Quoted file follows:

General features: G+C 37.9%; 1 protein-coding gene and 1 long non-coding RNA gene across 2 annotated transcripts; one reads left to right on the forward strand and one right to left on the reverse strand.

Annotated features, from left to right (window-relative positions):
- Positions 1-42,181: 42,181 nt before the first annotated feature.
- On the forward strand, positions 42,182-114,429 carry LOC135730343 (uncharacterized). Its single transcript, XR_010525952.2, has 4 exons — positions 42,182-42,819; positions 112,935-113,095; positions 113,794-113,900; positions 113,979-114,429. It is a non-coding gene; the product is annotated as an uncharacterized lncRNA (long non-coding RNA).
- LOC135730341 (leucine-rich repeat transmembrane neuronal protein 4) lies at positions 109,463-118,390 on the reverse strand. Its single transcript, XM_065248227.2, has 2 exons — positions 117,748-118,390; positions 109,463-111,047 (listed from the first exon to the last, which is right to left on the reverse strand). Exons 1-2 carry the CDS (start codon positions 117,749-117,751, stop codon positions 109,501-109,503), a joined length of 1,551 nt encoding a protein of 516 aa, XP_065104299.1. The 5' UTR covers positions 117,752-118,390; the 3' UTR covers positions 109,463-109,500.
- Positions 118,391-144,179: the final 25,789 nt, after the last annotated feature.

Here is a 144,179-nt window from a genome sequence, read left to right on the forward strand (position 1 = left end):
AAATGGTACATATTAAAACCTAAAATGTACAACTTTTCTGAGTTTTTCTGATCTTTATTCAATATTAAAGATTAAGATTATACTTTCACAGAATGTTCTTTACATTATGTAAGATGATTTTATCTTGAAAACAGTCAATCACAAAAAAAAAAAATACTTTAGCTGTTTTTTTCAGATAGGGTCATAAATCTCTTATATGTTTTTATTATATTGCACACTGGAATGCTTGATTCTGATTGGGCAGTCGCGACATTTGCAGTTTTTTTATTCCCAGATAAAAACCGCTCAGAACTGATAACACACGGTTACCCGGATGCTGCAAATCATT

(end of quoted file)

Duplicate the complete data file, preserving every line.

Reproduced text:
General features: G+C 37.9%; 1 protein-coding gene and 1 long non-coding RNA gene across 2 annotated transcripts; one reads left to right on the forward strand and one right to left on the reverse strand.

Annotated features, from left to right (window-relative positions):
- Positions 1-42,181: 42,181 nt before the first annotated feature.
- On the forward strand, positions 42,182-114,429 carry LOC135730343 (uncharacterized). Its single transcript, XR_010525952.2, has 4 exons — positions 42,182-42,819; positions 112,935-113,095; positions 113,794-113,900; positions 113,979-114,429. It is a non-coding gene; the product is annotated as an uncharacterized lncRNA (long non-coding RNA).
- LOC135730341 (leucine-rich repeat transmembrane neuronal protein 4) lies at positions 109,463-118,390 on the reverse strand. Its single transcript, XM_065248227.2, has 2 exons — positions 117,748-118,390; positions 109,463-111,047 (listed from the first exon to the last, which is right to left on the reverse strand). Exons 1-2 carry the CDS (start codon positions 117,749-117,751, stop codon positions 109,501-109,503), a joined length of 1,551 nt encoding a protein of 516 aa, XP_065104299.1. The 5' UTR covers positions 117,752-118,390; the 3' UTR covers positions 109,463-109,500.
- Positions 118,391-144,179: the final 25,789 nt, after the last annotated feature.

Here is a 144,179-nt window from a genome sequence, read left to right on the forward strand (position 1 = left end):
AAATGGTACATATTAAAACCTAAAATGTACAACTTTTCTGAGTTTTTCTGATCTTTATTCAATATTAAAGATTAAGATTATACTTTCACAGAATGTTCTTTACATTATGTAAGATGATTTTATCTTGAAAACAGTCAATCACAAAAAAAAAAAATACTTTAGCTGTTTTTTTCAGATAGGGTCATAAATCTCTTATATGTTTTTATTATATTGCACACTGGAATGCTTGATTCTGATTGGGCAGTCGCGACATTTGCAGTTTTTTTATTCCCAGATAAAAACCGCTCAGAACTGATAACACACGGTTACCCGGATGCTGCAAATCATT